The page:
However, the role is only changing within the Protestant dominations that are currently relaxing the life-long constraints of women in the church whereby women are now ordained to be ministers although there are still significant limitations to the role and functions of women within the church. For example, the Christian leaders have all along taken a patriarchal stand when naming the leadership in Church including names like Pope or Papa, Abba or Father(). By using such language, the role and contribution of women within the society has been limited or reduced to playing subordinate roles. The apostles of Paul too shows how women should be veiled within the Church and as such, signal how they are committed to subordination to men, of which man is considered as being headed by Christ while a woman too deemed to be led by her husband (Grenz and Kjesbo 101). Therefore, from in-depth exploration of Church and its stand on the role of women, the female character should respect the man as her master and as such, attribute to him the same fear as she fears the Lord.
Modern Christianity has changed the role of women in the society. In fact, in the western societies, of which Christianity is dominant, the rise of feminist organizations and voices implies that Christianity is shifting towards recognizing men and women are more or less the same (Johnstone 45). In this sense, the roles are changing of which women are barely regarded as playing the subordinate roles to men but instead, the religion is fast moving towards gender equality. However, women still have the position of looking at the household and having the responsibility of serving the husband.
Judaism and Christianity have too much domineering to women when compared to Islamism. Although common misconceptions have been held about the role of women in Islam, most of the observations are true and confirmed as promoted by the religion. Islamic faith does not separate public and private life hence influence the behaviors, practices, and values that women hold in the society (McGinty 233). One of the major areas of consideration is that for women in the society, their roles are reduced to rearing children and becoming good wives. In this sense, they are supposed to remain submissive to the males and as such, play the minor roles of supporting the household. A woman in Islam is precisely intended to stay dormant in public life, in particular on the issues of political participation. The voicelessly in the society explains why the religion force women to organized marriages. Women in the religion are expected to be servants to their husbands, cleaning the house, raising children, preparing meals, and as such, ensuring good representation of the family during social settings (McGinty 233). The religion encourages the separation of gender or sexuality values and roles. Women are supposed to behave according to what the religion states are the accepted morality and values.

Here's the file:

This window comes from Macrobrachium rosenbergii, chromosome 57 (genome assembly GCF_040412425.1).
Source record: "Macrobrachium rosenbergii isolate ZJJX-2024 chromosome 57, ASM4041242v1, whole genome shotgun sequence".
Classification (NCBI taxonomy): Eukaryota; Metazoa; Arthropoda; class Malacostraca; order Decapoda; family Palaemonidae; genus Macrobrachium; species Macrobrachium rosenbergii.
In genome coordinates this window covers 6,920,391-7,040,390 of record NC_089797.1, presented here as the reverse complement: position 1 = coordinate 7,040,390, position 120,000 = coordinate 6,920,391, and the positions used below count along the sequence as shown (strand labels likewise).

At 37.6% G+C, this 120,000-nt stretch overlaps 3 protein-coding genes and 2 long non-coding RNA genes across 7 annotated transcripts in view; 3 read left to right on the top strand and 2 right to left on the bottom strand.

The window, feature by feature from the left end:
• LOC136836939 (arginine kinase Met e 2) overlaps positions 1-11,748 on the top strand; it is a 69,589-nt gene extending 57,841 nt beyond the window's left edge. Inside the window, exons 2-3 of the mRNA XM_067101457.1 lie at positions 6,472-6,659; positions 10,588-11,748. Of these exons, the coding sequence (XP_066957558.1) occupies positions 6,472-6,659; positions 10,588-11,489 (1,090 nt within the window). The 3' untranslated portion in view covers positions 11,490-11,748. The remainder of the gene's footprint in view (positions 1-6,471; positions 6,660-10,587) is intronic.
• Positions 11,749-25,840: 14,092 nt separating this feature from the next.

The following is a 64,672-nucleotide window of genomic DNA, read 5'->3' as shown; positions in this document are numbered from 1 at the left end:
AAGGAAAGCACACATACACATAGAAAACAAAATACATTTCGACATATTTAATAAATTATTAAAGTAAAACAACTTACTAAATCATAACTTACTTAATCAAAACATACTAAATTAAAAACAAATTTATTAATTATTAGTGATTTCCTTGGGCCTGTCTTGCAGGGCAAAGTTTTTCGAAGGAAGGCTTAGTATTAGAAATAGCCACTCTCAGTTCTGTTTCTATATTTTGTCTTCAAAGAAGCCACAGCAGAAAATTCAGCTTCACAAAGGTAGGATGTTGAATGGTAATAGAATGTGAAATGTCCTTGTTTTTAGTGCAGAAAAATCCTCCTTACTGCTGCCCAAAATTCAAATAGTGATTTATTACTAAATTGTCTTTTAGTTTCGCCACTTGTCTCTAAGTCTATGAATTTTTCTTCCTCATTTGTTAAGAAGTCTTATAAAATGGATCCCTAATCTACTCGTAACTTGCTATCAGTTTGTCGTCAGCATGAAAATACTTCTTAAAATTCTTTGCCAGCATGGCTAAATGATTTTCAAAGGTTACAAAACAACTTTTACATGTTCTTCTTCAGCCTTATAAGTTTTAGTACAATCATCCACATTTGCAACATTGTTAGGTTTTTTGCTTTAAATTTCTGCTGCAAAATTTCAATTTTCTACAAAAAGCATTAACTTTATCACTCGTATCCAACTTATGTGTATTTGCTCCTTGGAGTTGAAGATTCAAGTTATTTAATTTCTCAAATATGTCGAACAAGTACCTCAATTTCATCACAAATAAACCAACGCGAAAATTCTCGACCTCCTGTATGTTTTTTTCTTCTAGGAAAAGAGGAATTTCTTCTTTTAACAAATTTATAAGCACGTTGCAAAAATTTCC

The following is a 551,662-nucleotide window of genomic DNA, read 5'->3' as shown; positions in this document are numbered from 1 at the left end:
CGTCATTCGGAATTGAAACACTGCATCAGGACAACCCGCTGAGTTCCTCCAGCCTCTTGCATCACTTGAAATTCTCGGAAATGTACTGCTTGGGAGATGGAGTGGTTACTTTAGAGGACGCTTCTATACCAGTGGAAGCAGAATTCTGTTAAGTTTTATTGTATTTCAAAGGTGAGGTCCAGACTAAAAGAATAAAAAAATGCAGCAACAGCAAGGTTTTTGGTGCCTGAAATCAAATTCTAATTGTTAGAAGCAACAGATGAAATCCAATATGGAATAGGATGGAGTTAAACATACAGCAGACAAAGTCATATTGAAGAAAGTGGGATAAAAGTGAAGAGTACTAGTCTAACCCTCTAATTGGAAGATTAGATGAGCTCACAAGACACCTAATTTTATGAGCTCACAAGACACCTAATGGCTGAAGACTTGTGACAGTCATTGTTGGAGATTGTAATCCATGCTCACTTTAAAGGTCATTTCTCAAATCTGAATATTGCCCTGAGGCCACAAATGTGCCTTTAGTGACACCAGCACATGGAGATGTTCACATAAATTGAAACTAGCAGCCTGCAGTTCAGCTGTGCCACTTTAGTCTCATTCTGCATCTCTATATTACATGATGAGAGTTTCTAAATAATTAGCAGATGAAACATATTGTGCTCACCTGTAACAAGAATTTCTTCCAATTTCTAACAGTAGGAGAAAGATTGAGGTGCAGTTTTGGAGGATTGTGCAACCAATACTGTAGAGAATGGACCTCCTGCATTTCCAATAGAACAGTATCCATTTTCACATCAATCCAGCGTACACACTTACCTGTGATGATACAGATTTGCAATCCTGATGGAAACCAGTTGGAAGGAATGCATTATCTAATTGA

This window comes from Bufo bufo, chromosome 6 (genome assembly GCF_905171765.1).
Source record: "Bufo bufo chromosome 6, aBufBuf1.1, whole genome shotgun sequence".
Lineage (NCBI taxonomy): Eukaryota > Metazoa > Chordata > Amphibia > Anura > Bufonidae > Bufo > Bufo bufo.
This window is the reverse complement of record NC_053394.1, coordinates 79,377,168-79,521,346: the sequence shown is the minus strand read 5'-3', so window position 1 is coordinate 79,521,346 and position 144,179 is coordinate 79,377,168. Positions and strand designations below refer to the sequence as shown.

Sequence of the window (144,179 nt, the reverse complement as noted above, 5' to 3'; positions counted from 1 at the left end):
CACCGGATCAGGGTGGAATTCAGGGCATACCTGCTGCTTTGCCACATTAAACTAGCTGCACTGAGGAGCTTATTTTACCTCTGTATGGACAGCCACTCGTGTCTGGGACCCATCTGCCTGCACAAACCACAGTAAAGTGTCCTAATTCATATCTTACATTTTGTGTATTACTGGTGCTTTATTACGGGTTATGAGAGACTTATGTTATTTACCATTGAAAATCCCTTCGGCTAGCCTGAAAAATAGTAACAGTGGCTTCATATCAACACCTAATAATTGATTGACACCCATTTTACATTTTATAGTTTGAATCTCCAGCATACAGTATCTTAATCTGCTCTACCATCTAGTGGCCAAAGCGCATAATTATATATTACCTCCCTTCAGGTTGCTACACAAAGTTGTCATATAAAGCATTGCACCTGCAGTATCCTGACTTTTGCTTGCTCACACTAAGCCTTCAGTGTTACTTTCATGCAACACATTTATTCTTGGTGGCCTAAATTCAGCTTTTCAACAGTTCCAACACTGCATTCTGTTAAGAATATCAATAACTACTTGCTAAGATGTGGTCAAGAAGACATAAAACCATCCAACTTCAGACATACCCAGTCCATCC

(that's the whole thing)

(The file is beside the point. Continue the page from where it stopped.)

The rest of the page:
Although women in the society have been much oppressed and have less voice in political participation, the religion is fast moving with changes in the society. For example, a Muslim woman is not necessary expected to play the role of a wife and a mother. Women are currently permitted to attend the Hajj pilgrimage, exercising their rights of voting, engaging in politics, having jobs, running business among other freedoms that never existed in the society (Johnstone 45).
In summary, the exploration has centered on the role of women in Christianity, Judaism, and Christianity and brings more light on which religion or society is more oppressive or providing women with autonomy. For one, Judaism is seen as glorifying the woman character but still, restricts her role in Synagogue. Christianity, especially modern Christianity has empowered the role of a woman but still promotes subordination and passiveness to man. However, Islam still regards women with passive roles. Changes brought by feminism are challenging the traditionally held roles of women and has cut across all the religion with women now have more power, autonomy, and gender equality increasingly being encouraged in all the religions.
Grenz, Stanley J, and Kjesbo, Denise Muir. Women in the Church: A Biblical Theology o women in ministry. InterVarsity Press, 2010. Print.
Johnstone, Ronald L. Religion in Society: A sociology of religion. Routledge, 2015. Print.
McGinty, Anna Mansson. "Review of Maaike Voorhoeve (ed.), family law in Islam: Divorce, marriage, and women in the Muslim world." Contemporary Islam 9.2 (2015): 233. Print.
Webber, Jonathan. "Between law and custom: Women's experience of Judaism'." Women's Religious Experience (2014): 143-62. Print.